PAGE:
Caught in crossfire

Caught in crossfire

Even as India grapples with the economic impact of the war in Iraq, it has been dealt another stunning blow.

Forty Indians employed in Mosul as construction workers by a Baghdad-based company are believed to be in the custody of the Sunni jihadist group, the Islamic State of Iraq and Syria (ISIS).

Over the last fortnight, ISIS has captured swathes of territory in northern Iraq, including key cities like Mosul and Tikrit. It is unclear whether they are being held hostage – no ransom demand has been raised yet - or in the ISIS’ custody. Media reports citing one of the workers say they are safe.

Still, the fact that they are in the hands of the ISIS, an al-Qaeda affiliated group known for its barbarism and brutality, is reason for serious concern.

India must act swiftly to secure the release of these workers. Most of the abducted workers are from Punjab. Politicians and vested interests back home will seek to gain mileage from this unfortunate incident. They must not do so as it will only reduce India’s options and weaken its hand in negotiating their safe return.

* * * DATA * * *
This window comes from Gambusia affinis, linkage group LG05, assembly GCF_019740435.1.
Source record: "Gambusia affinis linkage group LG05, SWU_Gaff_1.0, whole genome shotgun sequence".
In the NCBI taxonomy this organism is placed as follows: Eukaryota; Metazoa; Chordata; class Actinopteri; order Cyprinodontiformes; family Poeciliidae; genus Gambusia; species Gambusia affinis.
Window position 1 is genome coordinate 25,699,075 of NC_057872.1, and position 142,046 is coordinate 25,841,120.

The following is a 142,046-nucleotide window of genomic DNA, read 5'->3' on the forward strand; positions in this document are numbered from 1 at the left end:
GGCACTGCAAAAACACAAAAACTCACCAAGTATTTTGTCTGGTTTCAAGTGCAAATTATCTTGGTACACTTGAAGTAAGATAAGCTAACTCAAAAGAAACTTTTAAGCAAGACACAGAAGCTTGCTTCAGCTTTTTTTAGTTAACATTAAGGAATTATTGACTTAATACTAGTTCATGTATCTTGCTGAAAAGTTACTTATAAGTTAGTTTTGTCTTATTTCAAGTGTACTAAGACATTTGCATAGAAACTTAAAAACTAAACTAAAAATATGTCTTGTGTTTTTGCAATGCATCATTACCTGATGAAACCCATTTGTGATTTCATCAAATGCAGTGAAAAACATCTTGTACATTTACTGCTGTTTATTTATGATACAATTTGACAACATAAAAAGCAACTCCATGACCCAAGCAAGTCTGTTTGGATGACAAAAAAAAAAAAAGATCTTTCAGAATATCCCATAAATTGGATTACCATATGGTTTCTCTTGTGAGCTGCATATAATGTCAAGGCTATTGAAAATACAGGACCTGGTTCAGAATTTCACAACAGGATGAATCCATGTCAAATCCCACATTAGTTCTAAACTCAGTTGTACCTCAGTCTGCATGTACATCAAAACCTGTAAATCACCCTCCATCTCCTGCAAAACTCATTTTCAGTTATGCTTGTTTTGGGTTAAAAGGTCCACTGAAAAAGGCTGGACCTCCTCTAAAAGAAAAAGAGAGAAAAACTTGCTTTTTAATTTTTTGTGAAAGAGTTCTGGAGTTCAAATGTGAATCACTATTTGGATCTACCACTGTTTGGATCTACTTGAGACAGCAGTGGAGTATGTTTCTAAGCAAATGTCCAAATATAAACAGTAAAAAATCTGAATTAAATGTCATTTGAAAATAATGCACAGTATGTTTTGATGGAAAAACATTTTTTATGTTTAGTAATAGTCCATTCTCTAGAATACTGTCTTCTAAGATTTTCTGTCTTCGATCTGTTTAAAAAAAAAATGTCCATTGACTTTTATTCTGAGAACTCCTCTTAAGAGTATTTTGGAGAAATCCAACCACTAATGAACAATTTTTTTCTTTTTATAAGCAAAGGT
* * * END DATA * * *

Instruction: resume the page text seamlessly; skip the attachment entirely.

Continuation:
Most of the Indian nationals in Iraq are in the relatively safe Kurdistan, Basra and Najaf. However, this is no reason for complacency.

As fighting spreads, areas considered ‘safe’ will shrink. Around a 100 Indians, including 46 nurses working in a hospital in Tikrit, are trapped in ISIS-controlled areas. Unsafe roads have prevented them from fleeing or being rescued by road.

While Indian embassy officials are in touch with the nurses, their situation is tenuous.
The ISIS has posted online videos of its gruesome beheading of Iraqi soldiers. This could push Shia militias to seek revenge in similar ways.

Their confrontation in the likely battle for Baghdad will be bitter and brutal.

Indians may not be the intended target of abductions and killings but they could get caught in the crossfire. India must begin evacuation of its nationals as soon as possible as getting 10,000 people out from a war zone will not be easy.

A successful evacuation depends not just on the Indian government’s efforts or support it gets from Iraqi officials and humanitarian organisations but on the co-operation of Indians there.

They must follow instructions and leave when asked to do so. Some seem to prefer staying back for economic reasons. This is unwise. Indian officials need to counsel them to return home now.